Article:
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Ogden Centre celebrates 20 years!

The Ogden Centre for Fundamental Physics has celebrated its 20th anniversary.  

Since opening in 2002, the Centre has built an international reputation for its research into the nature, contents and origins of the universe. 

It is home to our Institute for Computational Cosmology and Institute for Particle Physics Phenomenology, and houses 160 researchers from over 20 countries. 

Their research is helping to answer questions about the nature of ordinary and dark matter, dark energy and the formation of galaxies like our Milky Way, while challenging our understanding of the laws of physics. 

Sir Peter Ogden (2nd right) with (L-R) Professor Michael Spannowsky, Director of the Institute for Particle Physics Phenomenology, Professor Carlos Frenk, Ogden Professor, and Professor Shaun Cole, Director of the Institute for Computational Cosmology.
Sir Peter Ogden (2nd right) with (L-R) Professor Michael Spannowsky, Director of the Institute for Particle Physics Phenomenology, Professor Carlos Frenk, Ogden Professor, and Professor Shaun Cole, Director of the Institute for Computational Cosmology.

Nobel Prize laureate Professor Jim Peebles from Princeton University delivered the keynote lecture at a symposium to mark the 20th anniversary of The Ogden Centre.

On large scales this has involved creating the most realistic simulations of the growth of cosmic structure and, on small scales, providing the theory and analysis behind the experiments that led to the discovery of the Higgs boson. Investigating the formation of the Moon, as a stepping stone towards understanding the origin of life, is another strand of our research.

To mark the anniversary, Nobel Prize laureate Professor Jim Peebles from Princeton University delivered the keynote lecture at a celebratory symposium held in late November which also explored the five “Physics Questions” posed when the Ogden Centre was created. These questions concern the nature of dark matter, dark energy and neutrinos, tests of General Relativity and the origin of life in the Universe.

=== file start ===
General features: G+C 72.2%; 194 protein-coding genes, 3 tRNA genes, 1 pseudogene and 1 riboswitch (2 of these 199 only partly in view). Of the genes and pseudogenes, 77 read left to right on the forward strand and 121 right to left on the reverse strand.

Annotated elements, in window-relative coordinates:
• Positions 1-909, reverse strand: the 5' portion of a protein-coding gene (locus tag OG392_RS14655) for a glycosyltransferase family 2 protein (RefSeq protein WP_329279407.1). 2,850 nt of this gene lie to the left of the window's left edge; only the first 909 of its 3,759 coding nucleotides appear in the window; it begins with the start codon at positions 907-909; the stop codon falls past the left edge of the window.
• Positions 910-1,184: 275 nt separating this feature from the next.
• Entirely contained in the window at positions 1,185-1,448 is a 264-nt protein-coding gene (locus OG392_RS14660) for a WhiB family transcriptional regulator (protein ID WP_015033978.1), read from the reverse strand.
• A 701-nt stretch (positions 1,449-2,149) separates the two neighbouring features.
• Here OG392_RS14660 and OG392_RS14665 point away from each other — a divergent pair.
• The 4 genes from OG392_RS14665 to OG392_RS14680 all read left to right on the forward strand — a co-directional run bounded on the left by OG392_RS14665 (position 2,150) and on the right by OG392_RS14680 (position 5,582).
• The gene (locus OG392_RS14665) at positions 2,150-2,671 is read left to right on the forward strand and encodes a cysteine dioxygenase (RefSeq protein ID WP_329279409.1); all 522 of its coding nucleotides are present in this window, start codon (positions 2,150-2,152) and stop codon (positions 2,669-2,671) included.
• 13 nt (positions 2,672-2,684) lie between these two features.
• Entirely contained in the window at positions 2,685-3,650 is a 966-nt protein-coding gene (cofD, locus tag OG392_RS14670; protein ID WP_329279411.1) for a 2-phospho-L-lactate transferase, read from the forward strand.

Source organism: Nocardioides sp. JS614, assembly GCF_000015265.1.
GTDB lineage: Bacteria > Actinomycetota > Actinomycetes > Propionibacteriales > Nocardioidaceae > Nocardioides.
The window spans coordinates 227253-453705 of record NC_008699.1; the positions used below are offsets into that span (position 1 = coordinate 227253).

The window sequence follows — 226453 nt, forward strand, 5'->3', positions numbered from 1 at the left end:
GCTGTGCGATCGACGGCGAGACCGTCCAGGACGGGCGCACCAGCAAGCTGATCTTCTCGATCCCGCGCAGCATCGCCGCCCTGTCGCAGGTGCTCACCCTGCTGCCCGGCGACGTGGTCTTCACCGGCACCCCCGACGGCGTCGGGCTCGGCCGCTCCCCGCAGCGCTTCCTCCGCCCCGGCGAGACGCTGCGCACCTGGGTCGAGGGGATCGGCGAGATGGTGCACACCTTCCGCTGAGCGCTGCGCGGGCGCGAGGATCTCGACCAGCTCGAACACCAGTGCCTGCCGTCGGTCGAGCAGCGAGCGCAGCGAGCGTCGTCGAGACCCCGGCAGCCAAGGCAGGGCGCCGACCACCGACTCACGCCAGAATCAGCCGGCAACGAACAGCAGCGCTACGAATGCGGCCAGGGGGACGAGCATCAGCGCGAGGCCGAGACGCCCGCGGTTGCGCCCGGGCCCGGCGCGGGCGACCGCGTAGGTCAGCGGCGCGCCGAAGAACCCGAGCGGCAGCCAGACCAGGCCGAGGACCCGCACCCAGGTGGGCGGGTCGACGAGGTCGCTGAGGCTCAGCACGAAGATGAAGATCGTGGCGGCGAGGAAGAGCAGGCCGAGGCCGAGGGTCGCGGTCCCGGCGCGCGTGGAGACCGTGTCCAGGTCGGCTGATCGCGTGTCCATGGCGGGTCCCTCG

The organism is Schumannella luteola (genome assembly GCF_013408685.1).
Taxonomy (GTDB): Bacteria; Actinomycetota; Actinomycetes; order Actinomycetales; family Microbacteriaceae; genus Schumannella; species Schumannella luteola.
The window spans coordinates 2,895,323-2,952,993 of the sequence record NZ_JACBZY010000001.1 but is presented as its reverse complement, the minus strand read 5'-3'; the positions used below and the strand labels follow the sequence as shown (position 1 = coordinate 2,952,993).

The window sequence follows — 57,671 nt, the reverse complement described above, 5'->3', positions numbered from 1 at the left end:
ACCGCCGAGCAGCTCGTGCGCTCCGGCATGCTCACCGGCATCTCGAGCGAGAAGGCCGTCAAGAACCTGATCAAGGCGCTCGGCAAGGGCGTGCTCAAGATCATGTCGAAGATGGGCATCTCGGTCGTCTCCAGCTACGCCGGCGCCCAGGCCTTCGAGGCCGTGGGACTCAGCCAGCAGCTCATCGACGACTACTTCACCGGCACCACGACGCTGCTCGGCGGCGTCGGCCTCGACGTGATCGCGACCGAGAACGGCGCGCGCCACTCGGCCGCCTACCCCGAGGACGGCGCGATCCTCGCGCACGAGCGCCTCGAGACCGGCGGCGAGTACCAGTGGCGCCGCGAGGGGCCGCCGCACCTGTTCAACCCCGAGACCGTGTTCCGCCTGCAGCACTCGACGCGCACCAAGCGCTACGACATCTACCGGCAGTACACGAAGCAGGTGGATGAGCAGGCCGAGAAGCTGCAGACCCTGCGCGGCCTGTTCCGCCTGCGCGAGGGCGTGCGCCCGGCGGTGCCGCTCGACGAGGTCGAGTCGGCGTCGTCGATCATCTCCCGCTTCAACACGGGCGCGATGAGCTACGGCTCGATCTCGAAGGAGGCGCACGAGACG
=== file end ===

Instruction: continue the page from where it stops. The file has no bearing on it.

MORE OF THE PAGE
Nobel Prize laureate Professor Jim Peebles from Princeton University delivered the keynote lecture at a symposium to mark the 20th anniversary of The Ogden Centre.
Nobel Prize laureate Professor Jim Peebles from Princeton University delivered the keynote lecture at a symposium to mark the 20th anniversary of The Ogden Centre.

Vice-Chancellor Professor Karen O’Brien and Ogden Centre supporter Damon de Laszlo unveiled the sculpture Journey, by John Robinson, as a birthday present to the Centre. The sculpture was donated by Damon and Robert Heffner III.

The sculpture, Journey, by John Robinson, was unveiled as part of the Ogden at 20 celebrations by Vice-Chancellor Professor Karen O’Brien (centre). The sculpture was donated by Ogden Centre supporter Damon de Laszlo and Robert Heffner III. 
The sculpture, Journey, by John Robinson, was unveiled as part of the Ogden at 20 celebrations by Vice-Chancellor Professor Karen O’Brien (centre). The sculpture was donated by Ogden Centre supporter Damon de Laszlo and Robert Heffner III. 

Pupils from Woodham Academy in County Durham, representing 152 North East of England Ogden Trust partnership schools, also took part in a day of activities including the launch of a collaborative artwork by digital artist Petra Szemán.

The Trust was set up by Durham Physics alumnus and entrepreneur, Sir Peter Ogden, and its generous donations have helped fund the development and growth of the Ogden Centre.

At the anniversary we also remembered Professors Mike Pennington and James Sterling who, together with Emeritus Professor Alan Martin and Ogden Professor Carlos Frenk, created the Ogden Centre.

Discover more about Ogden at 20.

 

 

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